Why Do So Many Brands Sound Like A High School Cheerleader On Social Media?
I write about social and emerging media & technology.
Opinions expressed by Forbes Contributors are their own.
Seriously though, why does every company sound the same? If your company's social channels don't sound like a teenage cheerleader is writing them, I am willing to bet that it sounds like a sarcastic Gawker writer instead. Those are pretty much the only two personas brands have adopted for their online presence and it's created an awful wash of indistinguishable, repetitive noise. It's no wonder your "fans" are tuning out.
So, why does everyone sound the same?
I'll tell you exactly: because you jumped right into "doing social media" without the proper process. I can even tell you how this unfolded: somebody (hopefully, someone within your organization) told you or another leader within your organization that the company HAS to be on social (hopefully, this happened in 2006 and not 2015) and after a lot of convincing they were finally
given the approval to "just go". And they did. They set up your company profiles and started posting content and answering questions.
Since then, (hopefully) your company's social efforts have grown, you might even have a full social media team covering everything from customer service to community management to content marketing to social ad buying and even full-time social data scientists. And you guys might be really great at all of the above. But -- if every single blog post, Facebook status update, tweet and snap does not sound unique to your brand -- you missed a step. Don't sweat it, it's easy to resolve.
Your company needs to take some time and add a new layer to your Brand Identity work. You need to add the "Social Identity" layer. The Social Identity answers:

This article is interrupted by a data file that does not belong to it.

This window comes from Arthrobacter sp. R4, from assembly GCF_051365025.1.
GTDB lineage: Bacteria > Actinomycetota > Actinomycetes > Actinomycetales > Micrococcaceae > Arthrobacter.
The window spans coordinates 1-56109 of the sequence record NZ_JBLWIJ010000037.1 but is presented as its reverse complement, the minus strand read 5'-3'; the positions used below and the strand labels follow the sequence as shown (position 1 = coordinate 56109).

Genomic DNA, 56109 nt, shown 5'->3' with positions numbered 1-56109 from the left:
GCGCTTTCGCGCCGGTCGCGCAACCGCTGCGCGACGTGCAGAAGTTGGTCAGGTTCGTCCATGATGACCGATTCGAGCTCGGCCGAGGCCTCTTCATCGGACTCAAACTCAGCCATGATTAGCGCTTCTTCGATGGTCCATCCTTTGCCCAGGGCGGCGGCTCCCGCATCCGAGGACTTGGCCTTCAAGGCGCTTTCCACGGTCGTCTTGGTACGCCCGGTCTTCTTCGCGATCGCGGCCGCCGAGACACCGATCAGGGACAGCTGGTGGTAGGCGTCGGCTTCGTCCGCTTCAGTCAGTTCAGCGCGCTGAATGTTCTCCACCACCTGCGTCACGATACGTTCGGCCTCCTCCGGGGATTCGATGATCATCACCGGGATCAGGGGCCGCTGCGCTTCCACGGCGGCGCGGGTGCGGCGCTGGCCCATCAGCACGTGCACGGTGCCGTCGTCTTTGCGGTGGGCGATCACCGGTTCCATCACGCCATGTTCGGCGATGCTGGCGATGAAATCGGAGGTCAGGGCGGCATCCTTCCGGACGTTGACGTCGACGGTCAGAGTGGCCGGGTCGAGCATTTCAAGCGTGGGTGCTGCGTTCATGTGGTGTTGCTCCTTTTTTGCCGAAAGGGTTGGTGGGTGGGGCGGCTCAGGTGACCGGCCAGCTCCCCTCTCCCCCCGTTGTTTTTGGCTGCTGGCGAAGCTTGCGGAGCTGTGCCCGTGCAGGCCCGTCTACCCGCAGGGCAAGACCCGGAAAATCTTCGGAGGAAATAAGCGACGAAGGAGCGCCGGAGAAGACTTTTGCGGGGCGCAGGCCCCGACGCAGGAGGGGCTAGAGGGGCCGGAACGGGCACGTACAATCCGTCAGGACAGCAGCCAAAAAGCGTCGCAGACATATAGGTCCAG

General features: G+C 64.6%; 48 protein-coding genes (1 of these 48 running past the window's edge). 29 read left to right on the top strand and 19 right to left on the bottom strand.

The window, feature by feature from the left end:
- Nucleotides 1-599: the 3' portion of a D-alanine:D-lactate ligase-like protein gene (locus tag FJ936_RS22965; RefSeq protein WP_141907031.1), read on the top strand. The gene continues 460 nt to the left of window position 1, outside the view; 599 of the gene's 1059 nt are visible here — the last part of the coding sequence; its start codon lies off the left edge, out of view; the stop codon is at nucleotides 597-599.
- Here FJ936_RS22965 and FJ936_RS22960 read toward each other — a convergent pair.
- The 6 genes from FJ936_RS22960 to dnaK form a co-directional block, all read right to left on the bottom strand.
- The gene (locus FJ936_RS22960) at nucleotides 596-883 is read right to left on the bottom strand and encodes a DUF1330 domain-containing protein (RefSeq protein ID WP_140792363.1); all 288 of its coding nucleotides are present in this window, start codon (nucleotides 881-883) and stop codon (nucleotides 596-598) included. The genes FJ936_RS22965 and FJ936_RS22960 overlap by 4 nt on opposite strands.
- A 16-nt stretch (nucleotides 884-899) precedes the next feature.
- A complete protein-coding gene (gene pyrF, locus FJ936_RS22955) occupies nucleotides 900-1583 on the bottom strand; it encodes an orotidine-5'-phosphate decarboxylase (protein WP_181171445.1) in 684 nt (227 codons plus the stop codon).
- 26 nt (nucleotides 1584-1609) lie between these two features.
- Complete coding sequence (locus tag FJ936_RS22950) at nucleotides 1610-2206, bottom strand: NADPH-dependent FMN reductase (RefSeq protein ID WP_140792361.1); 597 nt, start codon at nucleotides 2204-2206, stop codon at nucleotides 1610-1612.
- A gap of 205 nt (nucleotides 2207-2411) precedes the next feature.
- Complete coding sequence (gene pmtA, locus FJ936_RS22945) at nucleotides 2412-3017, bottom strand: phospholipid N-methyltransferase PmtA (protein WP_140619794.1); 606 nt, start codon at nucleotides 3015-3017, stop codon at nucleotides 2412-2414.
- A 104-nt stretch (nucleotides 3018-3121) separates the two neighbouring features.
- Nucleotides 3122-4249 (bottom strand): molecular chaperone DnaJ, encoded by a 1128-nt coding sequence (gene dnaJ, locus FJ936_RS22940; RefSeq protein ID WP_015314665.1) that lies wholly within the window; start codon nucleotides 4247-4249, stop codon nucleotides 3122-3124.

What is the personality of the brand when it talks online?
What does it say, what does it not say?
How does it say it? (tone and voice)
As I stated in my last post outlining The Social System,
Historically, branding and creative teams defined a company's Identity, or who they are, by focusing on market positioning, a color palette, a logo, etc. All examples of the Identity necessary for one-way
communication. The message goes out and there is no requirement to respond or react either publicly or immediately.
In the social age, traditional brand identities are not enough. They do not provide the robust personality nuances social professionals need to do their jobs. The age-old marketing question of Who Are You needs to broaden its view for a two-way conversation
. Not just what goes out, but how it goes out and who the brand is when in dialogue with your audience. Social requires a fluid and engaging persona - a Social Identity - that mirrors the brand's values and speaks the brand message, with personality.
I mean, take a second and imagine what it would be like if every single brand had a unique voice. We could free the Internet of the two-note tone and fill the newsfeeds of the world with a concert of voices that represents our organizations as varied as the voices of the world. I want to hear companies in the arts sound more like the distant voice of an aloof sketch artist, and craft stores sound like the eccentric old lady with the crazy bumblebee hat she made at home, and a teen-app to sound more like a laid-back skater kid or a super nerdy know-it-all.
Give us personality! Give us flavor! Just please, don't give us the same intonation as everyone else, and FTLOG don't say Bae
(unless your brand really is authentically all about teen girls). We want unique and authentic.
Gretchen Fox is the CEO & Founder of MTO Agency, [made to order]
, a full-service social media agency that prepares businesses for success in the Digital Age.
Opinions expressed by the author are not necessarily those of WITI.
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